FED Rate hike and its Impact on India

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FED announced interest rate hike on expected lines

The Federal Reserve hiked its rate on 27th July by another 75 basis points following a 50 bps and 75 bps hiked earlier this year. This interest rate hike was widely expected and is being carried out as part of the monetary tightening program following record-high inflation in the country. The US reported inflation at 9.1% in June, a 40-year high. Fed has already raised its fund rate target from 0% to 2.25-2.5% in order to curb inflation. This fund rate is the interest rate that US banks charge each other for overnight loans. All these efforts are being made to bring the long-term inflation rate back to 2%. 

How is it going to impact India?

1.Capital flow woes may continue

Already India’s foreign reserves are already about $580-590 billion down from its lifetime high of $632 billion. After the increase in the Fed rate, foreign capital flows into India could be further impacted which could further put pressure on the already depreciating Rupee.

2. Widening Deficit

The rupee deficit has caused a twin deficit problem of high fiscal and current account deficits in India. High commodity prices in the first half of 2022 have further deteriorated the foreign currency situation of the country as India is a major importer of several commodities like crude oil , Palm Oil , etc. The latest hike in the Fed rate will further improve the US treasury yields causing more money outflows from Rupee investments to Dollar. 

3. Consumers and corporates in difficulty

Indians are themselves reeling under high inflation rates which are still above RBI’s comfort band of 4-6%. Corporates too have reported a dip in margins in quarter 1 of FY23 due to high commodity prices which are primary sources of raw materials. Any Rupee depreciation from current levels could further impact inflation levels as the cost of essential imported items like crude oil could rise. 

What should an investor do?

Global uncertainties are very difficult to preempt. A practical piece of advice for long-term investors should be to focus on the developments around the companies that they are invested in rather than tracking the global markets too much.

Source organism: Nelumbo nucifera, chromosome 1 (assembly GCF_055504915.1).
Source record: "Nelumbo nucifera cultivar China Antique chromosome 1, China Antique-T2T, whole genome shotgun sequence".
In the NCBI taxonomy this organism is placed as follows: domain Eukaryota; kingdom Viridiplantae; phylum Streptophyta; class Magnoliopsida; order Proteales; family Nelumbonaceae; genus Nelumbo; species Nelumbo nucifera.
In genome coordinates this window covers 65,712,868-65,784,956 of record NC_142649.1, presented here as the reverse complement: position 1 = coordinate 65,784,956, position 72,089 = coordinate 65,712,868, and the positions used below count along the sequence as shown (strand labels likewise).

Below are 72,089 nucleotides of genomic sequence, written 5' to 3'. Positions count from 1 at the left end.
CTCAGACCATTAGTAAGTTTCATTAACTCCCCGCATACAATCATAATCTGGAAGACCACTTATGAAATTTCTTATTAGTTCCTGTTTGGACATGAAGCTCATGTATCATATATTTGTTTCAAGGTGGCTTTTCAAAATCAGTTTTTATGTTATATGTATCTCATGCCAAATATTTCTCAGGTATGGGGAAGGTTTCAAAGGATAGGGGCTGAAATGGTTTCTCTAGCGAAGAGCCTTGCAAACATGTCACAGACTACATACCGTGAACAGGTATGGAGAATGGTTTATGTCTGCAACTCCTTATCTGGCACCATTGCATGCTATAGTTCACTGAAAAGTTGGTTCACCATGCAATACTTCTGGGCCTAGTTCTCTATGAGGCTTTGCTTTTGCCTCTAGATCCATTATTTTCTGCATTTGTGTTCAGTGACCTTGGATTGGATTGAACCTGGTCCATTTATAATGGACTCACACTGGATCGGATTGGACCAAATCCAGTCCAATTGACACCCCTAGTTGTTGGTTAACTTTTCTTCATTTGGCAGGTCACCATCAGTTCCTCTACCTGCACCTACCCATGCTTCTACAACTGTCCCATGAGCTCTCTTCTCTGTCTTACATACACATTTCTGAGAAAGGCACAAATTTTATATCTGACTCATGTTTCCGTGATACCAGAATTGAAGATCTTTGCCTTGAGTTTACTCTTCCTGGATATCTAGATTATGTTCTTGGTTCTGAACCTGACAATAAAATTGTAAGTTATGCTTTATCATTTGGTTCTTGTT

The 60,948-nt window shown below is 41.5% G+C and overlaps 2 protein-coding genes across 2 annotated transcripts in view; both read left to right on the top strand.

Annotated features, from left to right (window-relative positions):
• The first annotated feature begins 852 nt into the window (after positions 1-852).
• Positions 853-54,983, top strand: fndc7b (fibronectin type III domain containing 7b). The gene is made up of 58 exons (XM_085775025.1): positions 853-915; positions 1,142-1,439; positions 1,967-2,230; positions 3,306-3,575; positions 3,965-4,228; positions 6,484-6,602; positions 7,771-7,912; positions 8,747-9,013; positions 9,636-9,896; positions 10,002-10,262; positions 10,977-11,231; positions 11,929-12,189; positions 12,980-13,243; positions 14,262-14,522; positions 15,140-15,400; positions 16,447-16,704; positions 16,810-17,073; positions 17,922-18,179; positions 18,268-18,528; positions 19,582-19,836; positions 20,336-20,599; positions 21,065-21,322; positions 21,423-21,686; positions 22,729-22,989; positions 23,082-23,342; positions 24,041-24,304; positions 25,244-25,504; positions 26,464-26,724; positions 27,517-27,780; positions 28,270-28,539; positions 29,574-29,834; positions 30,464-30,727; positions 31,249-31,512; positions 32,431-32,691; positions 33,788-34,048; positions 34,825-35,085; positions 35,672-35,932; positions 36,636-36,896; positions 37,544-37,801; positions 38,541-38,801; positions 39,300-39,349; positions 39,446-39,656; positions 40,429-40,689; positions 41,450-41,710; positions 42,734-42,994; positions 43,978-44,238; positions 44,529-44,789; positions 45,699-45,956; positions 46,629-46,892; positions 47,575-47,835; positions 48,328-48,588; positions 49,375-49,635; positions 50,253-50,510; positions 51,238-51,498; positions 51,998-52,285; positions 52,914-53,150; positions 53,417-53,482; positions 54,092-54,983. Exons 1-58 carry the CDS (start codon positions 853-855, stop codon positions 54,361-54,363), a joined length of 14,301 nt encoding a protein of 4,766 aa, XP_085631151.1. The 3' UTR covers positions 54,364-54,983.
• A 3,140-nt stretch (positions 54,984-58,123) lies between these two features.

Most economists worldwide realize that inflation currently is a bigger menace to tackle than growth. India itself is expected to announce rate hikes early next month to bring down inflation to more comfortable levels. Several experts have estimated that inflation in most countries worldwide has peaked and should start cooling off in the latter half of this year. That being said, it is difficult to predict the exact trajectory of these global developments for ordinary investors. 

During these uncertain times, investors are generally surrounded by thousands of advice on how to change their investment strategy and which stocks and other financial instruments should be diverting their hard-earned money. 

We have only a few SIMPLE and TIME-TESTED suggestions to tackle this or any other global or domestic uncertainties.

  1. DO NOT stop your Mutual Fund SIPs, do not unnecessarily time the market. It has been observed in the last few months that people have stopped their SIPs due to volatility and uncertainty in the markets. This is instead a very good time to continue with the SIPs and benefit from buying in dips and following Rupee Cost Averaging. 
  2. Do not forget theFUNDAMENTAL rules when investing in stocks. Ensure you invest in only good quality stocks with healthy cash flows, strong ROE, ROCE, long-term sustainability, and able management. ALWAYS ensure there is a maximum margin of safety. 
  3. Apart from SIPs, one can also go for the lump sum mode of investing in good stocks and mutual funds during deep drawdowns
  4. Always consult Sebi Registered Investment Adviser (RIA) before investing and refrain from acting on unsolicited advice from tips and social media
  5. Avoid F&O and avoid leverage during high volatile markets unless your core profession is trading

Disclaimer: This blog is only for educational purposes and one must consult an investment advisor before investing.

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  • Jigyasa Sukhwal @Jigyasa Sukhwal
    A very informative and knowledgeable article for newcomers like me on where to invest during these high volatile market conditions.
    Like 1
  • xtemp abc @xtemp abc
    What about FII inflow increase because Rupee is more cheaper than $. That will go in favour of Indian economy. Please explore on that positive side also.
    Like 1
  • Sanjay Vachhani @Sanjay Vachhani
    Very good article and advise for shares and mutual funds investors. 👌👌👍👍
    Like 2
  • Bipin Kochar @Bipin Kochar
    It is complete wrong to say that RBI fx reserves have come down due to capital outflows - in the past two quarters, the net foreign capital inflow has been over $ 5 billion. The primary cause of the drain on fx reserves is due to OMCs selling petrol and diesel below global prices resulting in soaring sales of these fuels. If the Government orders them to sell petrol and diesel at international prices, the trade deficit will drop by $10-12 billion a quarter. Furthermore, while other countries like Malaysia, Indonesia have resorted to boosting commodity exports, India has strangely discouraged exports of steel (down 50% in June from May nos), iron ore... Also it is incorrect to assume that the doubling of food and fertilzer subsidies to 400,000 cr will cause our fiscal deficit to balloon as the collection of direct taxes is way above budget estimates.
    Like 0
  • very good article and advice to traders
    Like 2
  • very good article and advice to traders
    Like 2

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